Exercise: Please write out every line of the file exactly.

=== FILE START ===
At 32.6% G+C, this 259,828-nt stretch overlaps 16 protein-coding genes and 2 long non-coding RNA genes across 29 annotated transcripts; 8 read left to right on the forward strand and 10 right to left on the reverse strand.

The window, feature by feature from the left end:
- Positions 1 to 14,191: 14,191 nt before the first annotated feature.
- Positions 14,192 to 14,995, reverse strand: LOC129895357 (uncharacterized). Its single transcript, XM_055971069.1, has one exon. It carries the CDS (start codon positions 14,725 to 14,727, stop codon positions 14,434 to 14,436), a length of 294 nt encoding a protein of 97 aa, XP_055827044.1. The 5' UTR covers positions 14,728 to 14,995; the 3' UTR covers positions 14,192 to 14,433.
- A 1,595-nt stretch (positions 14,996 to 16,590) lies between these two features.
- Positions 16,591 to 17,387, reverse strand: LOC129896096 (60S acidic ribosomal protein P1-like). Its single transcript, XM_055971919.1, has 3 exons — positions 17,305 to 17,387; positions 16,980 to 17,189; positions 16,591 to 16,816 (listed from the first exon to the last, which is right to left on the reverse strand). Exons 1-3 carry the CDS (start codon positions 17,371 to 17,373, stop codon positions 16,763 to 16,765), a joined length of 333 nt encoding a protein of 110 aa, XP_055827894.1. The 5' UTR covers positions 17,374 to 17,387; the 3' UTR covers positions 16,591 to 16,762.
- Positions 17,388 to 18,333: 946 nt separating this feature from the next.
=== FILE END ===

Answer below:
At 32.6% G+C, this 259,828-nt stretch overlaps 16 protein-coding genes and 2 long non-coding RNA genes across 29 annotated transcripts; 8 read left to right on the forward strand and 10 right to left on the reverse strand.

The window, feature by feature from the left end:
- Positions 1 to 14,191: 14,191 nt before the first annotated feature.
- Positions 14,192 to 14,995, reverse strand: LOC129895357 (uncharacterized). Its single transcript, XM_055971069.1, has one exon. It carries the CDS (start codon positions 14,725 to 14,727, stop codon positions 14,434 to 14,436), a length of 294 nt encoding a protein of 97 aa, XP_055827044.1. The 5' UTR covers positions 14,728 to 14,995; the 3' UTR covers positions 14,192 to 14,433.
- A 1,595-nt stretch (positions 14,996 to 16,590) lies between these two features.
- Positions 16,591 to 17,387, reverse strand: LOC129896096 (60S acidic ribosomal protein P1-like). Its single transcript, XM_055971919.1, has 3 exons — positions 17,305 to 17,387; positions 16,980 to 17,189; positions 16,591 to 16,816 (listed from the first exon to the last, which is right to left on the reverse strand). Exons 1-3 carry the CDS (start codon positions 17,371 to 17,373, stop codon positions 16,763 to 16,765), a joined length of 333 nt encoding a protein of 110 aa, XP_055827894.1. The 5' UTR covers positions 17,374 to 17,387; the 3' UTR covers positions 16,591 to 16,762.
- Positions 17,388 to 18,333: 946 nt separating this feature from the next.